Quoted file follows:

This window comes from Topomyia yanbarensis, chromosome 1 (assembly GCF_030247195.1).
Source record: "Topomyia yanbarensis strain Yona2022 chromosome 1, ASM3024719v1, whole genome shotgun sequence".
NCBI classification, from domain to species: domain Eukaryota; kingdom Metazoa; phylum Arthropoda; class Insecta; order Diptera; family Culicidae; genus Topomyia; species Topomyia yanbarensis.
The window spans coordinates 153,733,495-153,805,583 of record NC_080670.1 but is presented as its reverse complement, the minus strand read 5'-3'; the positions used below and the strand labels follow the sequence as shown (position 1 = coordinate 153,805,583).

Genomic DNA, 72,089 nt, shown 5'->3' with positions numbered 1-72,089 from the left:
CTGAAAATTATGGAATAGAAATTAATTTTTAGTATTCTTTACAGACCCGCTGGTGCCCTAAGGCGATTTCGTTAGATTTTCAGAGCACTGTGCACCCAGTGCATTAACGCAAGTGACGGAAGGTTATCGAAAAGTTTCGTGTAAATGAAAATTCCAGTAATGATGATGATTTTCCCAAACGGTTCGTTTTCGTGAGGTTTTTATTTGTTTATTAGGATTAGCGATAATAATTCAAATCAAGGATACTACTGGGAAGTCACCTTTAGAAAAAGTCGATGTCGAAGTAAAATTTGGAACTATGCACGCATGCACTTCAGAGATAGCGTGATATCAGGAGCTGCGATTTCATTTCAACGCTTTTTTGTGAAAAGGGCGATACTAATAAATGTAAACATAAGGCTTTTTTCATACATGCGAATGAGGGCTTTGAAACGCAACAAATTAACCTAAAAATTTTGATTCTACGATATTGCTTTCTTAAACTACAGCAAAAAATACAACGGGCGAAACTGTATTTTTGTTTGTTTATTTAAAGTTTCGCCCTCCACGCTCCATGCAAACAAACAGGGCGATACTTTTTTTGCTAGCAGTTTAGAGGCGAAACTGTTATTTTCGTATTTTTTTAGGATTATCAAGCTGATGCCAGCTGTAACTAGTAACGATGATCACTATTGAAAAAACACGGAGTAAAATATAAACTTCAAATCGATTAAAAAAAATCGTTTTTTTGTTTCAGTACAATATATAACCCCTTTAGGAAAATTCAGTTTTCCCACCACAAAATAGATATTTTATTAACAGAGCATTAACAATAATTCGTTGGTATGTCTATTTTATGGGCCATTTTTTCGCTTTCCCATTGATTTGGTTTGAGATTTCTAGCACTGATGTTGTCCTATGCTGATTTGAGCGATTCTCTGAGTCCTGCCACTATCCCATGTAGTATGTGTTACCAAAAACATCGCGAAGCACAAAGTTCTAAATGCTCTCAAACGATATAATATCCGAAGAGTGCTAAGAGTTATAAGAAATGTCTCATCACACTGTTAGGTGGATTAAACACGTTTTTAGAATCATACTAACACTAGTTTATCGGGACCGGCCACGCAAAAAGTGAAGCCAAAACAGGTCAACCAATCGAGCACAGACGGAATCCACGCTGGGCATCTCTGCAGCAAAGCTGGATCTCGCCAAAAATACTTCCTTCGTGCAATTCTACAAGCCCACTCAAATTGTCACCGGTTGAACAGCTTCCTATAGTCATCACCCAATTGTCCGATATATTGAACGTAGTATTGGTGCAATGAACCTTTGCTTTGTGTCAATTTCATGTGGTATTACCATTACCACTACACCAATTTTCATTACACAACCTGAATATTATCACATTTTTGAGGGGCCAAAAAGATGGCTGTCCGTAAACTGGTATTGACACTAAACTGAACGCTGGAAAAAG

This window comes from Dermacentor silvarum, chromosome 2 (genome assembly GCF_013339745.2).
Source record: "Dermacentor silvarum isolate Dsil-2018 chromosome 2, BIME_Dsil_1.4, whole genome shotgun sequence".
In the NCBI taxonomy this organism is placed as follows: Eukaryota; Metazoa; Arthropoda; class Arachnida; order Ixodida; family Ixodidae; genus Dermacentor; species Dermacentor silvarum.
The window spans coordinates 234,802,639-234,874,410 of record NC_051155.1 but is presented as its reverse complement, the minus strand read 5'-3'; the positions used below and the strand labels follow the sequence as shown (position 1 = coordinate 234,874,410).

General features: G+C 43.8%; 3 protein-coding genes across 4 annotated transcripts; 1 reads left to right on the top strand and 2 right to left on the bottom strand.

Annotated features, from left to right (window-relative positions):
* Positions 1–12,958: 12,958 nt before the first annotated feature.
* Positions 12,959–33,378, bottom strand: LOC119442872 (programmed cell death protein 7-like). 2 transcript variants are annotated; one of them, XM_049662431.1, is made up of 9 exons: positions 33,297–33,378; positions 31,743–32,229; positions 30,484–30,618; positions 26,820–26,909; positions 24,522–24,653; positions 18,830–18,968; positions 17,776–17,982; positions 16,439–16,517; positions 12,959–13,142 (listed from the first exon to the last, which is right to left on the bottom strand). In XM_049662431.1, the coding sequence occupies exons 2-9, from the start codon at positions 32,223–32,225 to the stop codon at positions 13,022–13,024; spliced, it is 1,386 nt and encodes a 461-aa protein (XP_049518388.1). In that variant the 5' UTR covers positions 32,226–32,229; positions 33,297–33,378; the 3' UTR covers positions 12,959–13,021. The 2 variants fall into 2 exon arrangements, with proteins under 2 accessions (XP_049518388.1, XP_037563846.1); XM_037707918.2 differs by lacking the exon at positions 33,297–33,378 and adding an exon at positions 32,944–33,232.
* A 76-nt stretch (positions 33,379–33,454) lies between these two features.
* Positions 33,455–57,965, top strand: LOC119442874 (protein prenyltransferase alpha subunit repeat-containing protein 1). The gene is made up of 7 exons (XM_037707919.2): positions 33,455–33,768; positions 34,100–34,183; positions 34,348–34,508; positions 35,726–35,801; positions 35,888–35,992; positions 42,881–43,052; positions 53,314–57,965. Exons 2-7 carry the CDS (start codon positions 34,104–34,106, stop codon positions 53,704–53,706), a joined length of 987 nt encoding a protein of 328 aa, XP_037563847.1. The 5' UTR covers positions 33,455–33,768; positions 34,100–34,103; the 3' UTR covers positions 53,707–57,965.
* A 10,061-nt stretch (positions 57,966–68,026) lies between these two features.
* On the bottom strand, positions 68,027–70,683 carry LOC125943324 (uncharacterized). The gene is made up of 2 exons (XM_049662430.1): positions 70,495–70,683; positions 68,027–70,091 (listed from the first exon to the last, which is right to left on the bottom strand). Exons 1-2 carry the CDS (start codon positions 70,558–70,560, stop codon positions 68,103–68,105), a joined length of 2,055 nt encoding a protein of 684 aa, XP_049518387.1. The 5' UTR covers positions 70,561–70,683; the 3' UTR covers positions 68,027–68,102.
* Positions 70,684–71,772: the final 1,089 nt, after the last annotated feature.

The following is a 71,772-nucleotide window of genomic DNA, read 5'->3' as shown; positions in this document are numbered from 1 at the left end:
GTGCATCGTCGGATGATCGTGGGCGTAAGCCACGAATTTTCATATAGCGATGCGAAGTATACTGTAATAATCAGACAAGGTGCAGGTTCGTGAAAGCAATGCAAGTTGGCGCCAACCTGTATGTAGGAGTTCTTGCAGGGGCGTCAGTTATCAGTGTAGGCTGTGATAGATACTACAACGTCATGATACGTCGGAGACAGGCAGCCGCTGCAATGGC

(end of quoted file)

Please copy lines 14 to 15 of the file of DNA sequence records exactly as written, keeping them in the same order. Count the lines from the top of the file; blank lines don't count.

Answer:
* Positions 12,959–33,378, bottom strand: LOC119442872 (programmed cell death protein 7-like). 2 transcript variants are annotated; one of them, XM_049662431.1, is made up of 9 exons: positions 33,297–33,378; positions 31,743–32,229; positions 30,484–30,618; positions 26,820–26,909; positions 24,522–24,653; positions 18,830–18,968; positions 17,776–17,982; positions 16,439–16,517; positions 12,959–13,142 (listed from the first exon to the last, which is right to left on the bottom strand). In XM_049662431.1, the coding sequence occupies exons 2-9, from the start codon at positions 32,223–32,225 to the stop codon at positions 13,022–13,024; spliced, it is 1,386 nt and encodes a 461-aa protein (XP_049518388.1). In that variant the 5' UTR covers positions 32,226–32,229; positions 33,297–33,378; the 3' UTR covers positions 12,959–13,021. The 2 variants fall into 2 exon arrangements, with proteins under 2 accessions (XP_049518388.1, XP_037563846.1); XM_037707918.2 differs by lacking the exon at positions 33,297–33,378 and adding an exon at positions 32,944–33,232.
* A 76-nt stretch (positions 33,379–33,454) lies between these two features.